Every project manager deals with risks. We all face significant uncertainty. Allow me to share seven things you ought to know about identifying risks.
Project managers must address unrealistic time frames where failure seems unavoidable, scope creep, ambiguous requirements, delays from third parties, and the lack of required skills, to name a few.
How do we manage risks and the causal factors?
Risk management begins with the practice of identifying risks. In this process, we consider future events or conditions that may impact our ability to achieve our goals. Risk identification includes figuring out where, when, how, and why such events may occur.
Not sure how to get the most value from risk identification? Well, here are answers to common questions. If you understand these basic principles, you have the foundation for an effective and efficient risk identification process.
Tom is the program manager for a large, complex program comprised of eight projects. He thinks his project managers have identified most of their risks, but he’s not sure where to focus his attention. What areas have the highest risk exposure? Let’s look at how to actually define risk categories and how they can help Tom (and you).
What are Risk Categories?
Risk categories allow you to group individual project risks for evaluating and responding to risks.
Project managers often use a common set of project risk categories: schedule, cost, quality, and scope. But project managers may use other categories.
Steven Covey introduced the concept of Quadrant II activities—working on things that are important but are not urgent. Planning is a powerful Quadrant II activity that can save you time and energy. Think about the future so you can make better decisions in the present. Let’s talk about how to plan your risk management from start to finish.
First Things First
Some people think of risk management plans in the wrong way. Risk management plans are not a list of risks and what you plan to do (e.g. risk register). Rather the plan is your approach to risk management.
How do you plan to identify and evaluate risks?
How will you develop risk response plans?
How will you periodically review risks and your risk management processes?
Every project has risks—events or conditions that, if they occur, have positive or negative effects on a project’s objectives.And project managers are risk managers, some better than others. If you want to improve your project success through better risk management, consider getting certified as a Risk Management Professional. Here are some things you should know about the PMI-RMP.
1. What is the PMI-RMP®?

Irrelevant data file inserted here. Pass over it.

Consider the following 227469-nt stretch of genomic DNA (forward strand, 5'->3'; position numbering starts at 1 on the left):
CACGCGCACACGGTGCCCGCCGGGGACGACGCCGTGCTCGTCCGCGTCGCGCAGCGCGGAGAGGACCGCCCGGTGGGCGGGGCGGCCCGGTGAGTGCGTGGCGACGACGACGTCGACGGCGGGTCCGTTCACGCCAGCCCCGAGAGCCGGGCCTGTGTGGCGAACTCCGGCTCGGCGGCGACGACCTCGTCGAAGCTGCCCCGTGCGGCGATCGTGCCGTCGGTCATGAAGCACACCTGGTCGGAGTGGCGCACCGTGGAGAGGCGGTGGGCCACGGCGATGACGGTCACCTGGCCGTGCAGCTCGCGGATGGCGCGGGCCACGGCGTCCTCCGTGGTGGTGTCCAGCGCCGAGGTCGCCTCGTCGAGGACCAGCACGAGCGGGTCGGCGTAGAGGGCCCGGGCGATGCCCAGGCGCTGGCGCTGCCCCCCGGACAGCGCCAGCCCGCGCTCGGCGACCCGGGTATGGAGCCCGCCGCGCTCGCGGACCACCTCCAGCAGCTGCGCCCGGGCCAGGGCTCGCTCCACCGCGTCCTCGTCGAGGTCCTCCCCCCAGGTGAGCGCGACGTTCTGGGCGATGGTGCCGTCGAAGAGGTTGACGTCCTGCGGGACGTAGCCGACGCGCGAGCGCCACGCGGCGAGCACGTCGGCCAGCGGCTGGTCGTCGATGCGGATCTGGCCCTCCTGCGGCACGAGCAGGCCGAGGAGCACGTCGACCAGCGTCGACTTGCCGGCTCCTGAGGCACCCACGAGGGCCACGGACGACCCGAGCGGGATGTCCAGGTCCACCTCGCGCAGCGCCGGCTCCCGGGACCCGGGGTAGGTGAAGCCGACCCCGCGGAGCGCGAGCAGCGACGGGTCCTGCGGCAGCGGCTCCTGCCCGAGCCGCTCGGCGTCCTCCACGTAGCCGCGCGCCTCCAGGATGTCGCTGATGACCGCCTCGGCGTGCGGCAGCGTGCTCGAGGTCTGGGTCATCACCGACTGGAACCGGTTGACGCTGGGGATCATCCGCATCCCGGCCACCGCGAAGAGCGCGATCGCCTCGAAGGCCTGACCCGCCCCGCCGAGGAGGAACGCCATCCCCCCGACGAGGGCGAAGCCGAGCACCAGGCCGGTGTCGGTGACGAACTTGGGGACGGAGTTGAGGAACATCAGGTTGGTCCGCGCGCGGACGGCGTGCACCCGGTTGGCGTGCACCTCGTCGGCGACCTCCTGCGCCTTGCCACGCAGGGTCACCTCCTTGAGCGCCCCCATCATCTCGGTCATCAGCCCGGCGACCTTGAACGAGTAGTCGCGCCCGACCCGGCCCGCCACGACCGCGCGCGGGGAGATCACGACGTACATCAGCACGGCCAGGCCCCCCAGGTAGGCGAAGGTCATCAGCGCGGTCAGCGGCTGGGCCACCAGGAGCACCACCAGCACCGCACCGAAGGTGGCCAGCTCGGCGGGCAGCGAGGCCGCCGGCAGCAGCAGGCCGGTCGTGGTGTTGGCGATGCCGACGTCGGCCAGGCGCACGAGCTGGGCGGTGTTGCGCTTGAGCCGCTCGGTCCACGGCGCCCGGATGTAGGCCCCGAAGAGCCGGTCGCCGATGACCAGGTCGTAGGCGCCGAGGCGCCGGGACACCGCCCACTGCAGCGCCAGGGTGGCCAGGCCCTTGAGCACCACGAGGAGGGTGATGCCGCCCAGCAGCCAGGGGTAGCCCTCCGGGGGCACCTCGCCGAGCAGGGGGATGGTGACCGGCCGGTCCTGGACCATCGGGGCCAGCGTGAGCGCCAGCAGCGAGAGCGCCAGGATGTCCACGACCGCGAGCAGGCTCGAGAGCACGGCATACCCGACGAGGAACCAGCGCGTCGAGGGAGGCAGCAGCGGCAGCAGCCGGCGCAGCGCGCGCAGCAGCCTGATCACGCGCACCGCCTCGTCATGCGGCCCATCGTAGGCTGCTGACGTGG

The PMI Risk Management Professional (PMI-RMP) is a designation offered by the Project Management Institute (PMI). This credential is for project management professionals who wish to demonstrate specialized knowledge and skills in project risk management.
Why is that some project managers have over or undersized risk management plans? First, individuals may be looking for shortcuts. They simply copy someone else’s plan and check a box. Second, others want to impress others with their knowledge by writing plans longer than The Grapes of Wrath.
Want to really make a good impression? Work with your team to develop a risk management plan that is fitting to your project, aids in decision making, and adds value. Document the plan but keep it practical and to-the-point.
So, how can we right-size our plans? Here are four steps to make it easier.
Project managers often give presentations to groups such as senior leaders, boards, and third-party vendors. The truth is most people are afraid of public speaking. After all, we may make a mistake and be criticized. Let’s discuss how to respond to difficult and sometimes unexpected presentation questions.
8 Ways to Respond to Questions
Allow me to share a few tips that can help you to answer with greater ease:
John, Sally, and Bill just left a full-day project management workshop. John said, “Am I the only one who felt like I just wasted a day?” Sally replied, “The trainer lost me in the first thirty minutes. At least, I caught up on my email during the day.”
Are you responsible for project management workshops for a PMI Chapter, a Project Management Office (PMO), or your organization? Want to ensure that your participants get maximum value? Let’s talk about how to design workshops that are engaging. Project managers will leave your workshops excited about what they learned.
Whether you are the trainer or the VP of Programs for a PMI Chapter or something similar, here are some principles to help you design your workshops.
Up your game with new project management resources
If you had to pick a few people who are helping you grow and mature as a project manager, who would those people be? Perhaps these individuals are influencing you through a blog, online videos, online courses, or books. Grab a cup of coffee as I share seven influencers that I follow.
In addition to her books, Susanne provides great articles on her website. She shares her knowledge through videos on her Susanne Madsen YouTube Channel. Susanne also actively shares her knowledge on Twitter @SusanneMadsen.
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